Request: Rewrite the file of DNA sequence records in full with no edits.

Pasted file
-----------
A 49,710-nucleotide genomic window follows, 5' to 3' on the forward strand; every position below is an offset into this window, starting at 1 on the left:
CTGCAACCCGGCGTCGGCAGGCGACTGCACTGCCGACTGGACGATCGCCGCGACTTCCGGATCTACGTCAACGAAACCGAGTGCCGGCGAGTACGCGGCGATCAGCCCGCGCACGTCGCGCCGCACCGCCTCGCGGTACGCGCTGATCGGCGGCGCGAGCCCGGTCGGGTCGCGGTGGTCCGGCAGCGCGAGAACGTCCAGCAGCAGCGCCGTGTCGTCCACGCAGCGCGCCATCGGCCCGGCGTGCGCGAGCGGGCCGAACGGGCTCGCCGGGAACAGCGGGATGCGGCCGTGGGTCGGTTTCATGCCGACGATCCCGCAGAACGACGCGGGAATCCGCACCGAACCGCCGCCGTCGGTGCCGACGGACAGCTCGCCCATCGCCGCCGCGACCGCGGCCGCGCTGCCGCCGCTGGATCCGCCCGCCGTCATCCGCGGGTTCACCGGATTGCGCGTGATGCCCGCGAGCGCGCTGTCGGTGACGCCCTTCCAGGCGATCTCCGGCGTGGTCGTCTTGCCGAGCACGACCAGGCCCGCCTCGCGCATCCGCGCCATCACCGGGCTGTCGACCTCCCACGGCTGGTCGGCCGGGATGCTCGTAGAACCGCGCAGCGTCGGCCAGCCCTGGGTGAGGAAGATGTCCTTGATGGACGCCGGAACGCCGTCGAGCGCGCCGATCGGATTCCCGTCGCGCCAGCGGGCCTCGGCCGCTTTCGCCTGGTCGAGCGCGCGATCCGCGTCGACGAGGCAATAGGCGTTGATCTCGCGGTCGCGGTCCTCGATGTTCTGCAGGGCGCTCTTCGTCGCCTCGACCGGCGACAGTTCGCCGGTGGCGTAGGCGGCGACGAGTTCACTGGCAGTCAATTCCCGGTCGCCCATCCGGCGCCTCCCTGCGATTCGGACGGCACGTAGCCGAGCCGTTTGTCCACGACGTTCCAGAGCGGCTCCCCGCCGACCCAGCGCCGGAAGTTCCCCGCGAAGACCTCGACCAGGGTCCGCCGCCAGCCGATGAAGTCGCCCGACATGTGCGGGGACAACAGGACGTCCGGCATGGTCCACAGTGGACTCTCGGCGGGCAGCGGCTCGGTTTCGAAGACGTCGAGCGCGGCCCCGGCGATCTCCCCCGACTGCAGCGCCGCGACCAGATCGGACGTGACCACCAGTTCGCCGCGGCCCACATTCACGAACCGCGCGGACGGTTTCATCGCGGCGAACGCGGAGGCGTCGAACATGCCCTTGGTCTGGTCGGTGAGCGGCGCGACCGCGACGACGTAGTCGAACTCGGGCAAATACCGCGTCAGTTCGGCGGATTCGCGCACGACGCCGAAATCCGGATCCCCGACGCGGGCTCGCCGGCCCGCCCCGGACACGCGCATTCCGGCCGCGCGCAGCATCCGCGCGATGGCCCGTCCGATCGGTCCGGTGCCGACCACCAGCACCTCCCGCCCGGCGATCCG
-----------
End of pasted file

A 49,710-nucleotide genomic window follows, 5' to 3' on the forward strand; every position below is an offset into this window, starting at 1 on the left:
CTGCAACCCGGCGTCGGCAGGCGACTGCACTGCCGACTGGACGATCGCCGCGACTTCCGGATCTACGTCAACGAAACCGAGTGCCGGCGAGTACGCGGCGATCAGCCCGCGCACGTCGCGCCGCACCGCCTCGCGGTACGCGCTGATCGGCGGCGCGAGCCCGGTCGGGTCGCGGTGGTCCGGCAGCGCGAGAACGTCCAGCAGCAGCGCCGTGTCGTCCACGCAGCGCGCCATCGGCCCGGCGTGCGCGAGCGGGCCGAACGGGCTCGCCGGGAACAGCGGGATGCGGCCGTGGGTCGGTTTCATGCCGACGATCCCGCAGAACGACGCGGGAATCCGCACCGAACCGCCGCCGTCGGTGCCGACGGACAGCTCGCCCATCGCCGCCGCGACCGCGGCCGCGCTGCCGCCGCTGGATCCGCCCGCCGTCATCCGCGGGTTCACCGGATTGCGCGTGATGCCCGCGAGCGCGCTGTCGGTGACGCCCTTCCAGGCGATCTCCGGCGTGGTCGTCTTGCCGAGCACGACCAGGCCCGCCTCGCGCATCCGCGCCATCACCGGGCTGTCGACCTCCCACGGCTGGTCGGCCGGGATGCTCGTAGAACCGCGCAGCGTCGGCCAGCCCTGGGTGAGGAAGATGTCCTTGATGGACGCCGGAACGCCGTCGAGCGCGCCGATCGGATTCCCGTCGCGCCAGCGGGCCTCGGCCGCTTTCGCCTGGTCGAGCGCGCGATCCGCGTCGACGAGGCAATAGGCGTTGATCTCGCGGTCGCGGTCCTCGATGTTCTGCAGGGCGCTCTTCGTCGCCTCGACCGGCGACAGTTCGCCGGTGGCGTAGGCGGCGACGAGTTCACTGGCAGTCAATTCCCGGTCGCCCATCCGGCGCCTCCCTGCGATTCGGACGGCACGTAGCCGAGCCGTTTGTCCACGACGTTCCAGAGCGGCTCCCCGCCGACCCAGCGCCGGAAGTTCCCCGCGAAGACCTCGACCAGGGTCCGCCGCCAGCCGATGAAGTCGCCCGACATGTGCGGGGACAACAGGACGTCCGGCATGGTCCACAGTGGACTCTCGGCGGGCAGCGGCTCGGTTTCGAAGACGTCGAGCGCGGCCCCGGCGATCTCCCCCGACTGCAGCGCCGCGACCAGATCGGACGTGACCACCAGTTCGCCGCGGCCCACATTCACGAACCGCGCGGACGGTTTCATCGCGGCGAACGCGGAGGCGTCGAACATGCCCTTGGTCTGGTCGGTGAGCGGCGCGACCGCGACGACGTAGTCGAACTCGGGCAAATACCGCGTCAGTTCGGCGGATTCGCGCACGACGCCGAAATCCGGATCCCCGACGCGGGCTCGCCGGCCCGCCCCGGACACGCGCATTCCGGCCGCGCGCAGCATCCGCGCGATGGCCCGTCCGATCGGTCCGGTGCCGACCACCAGCACCTCCCGCCCGGCGATCCG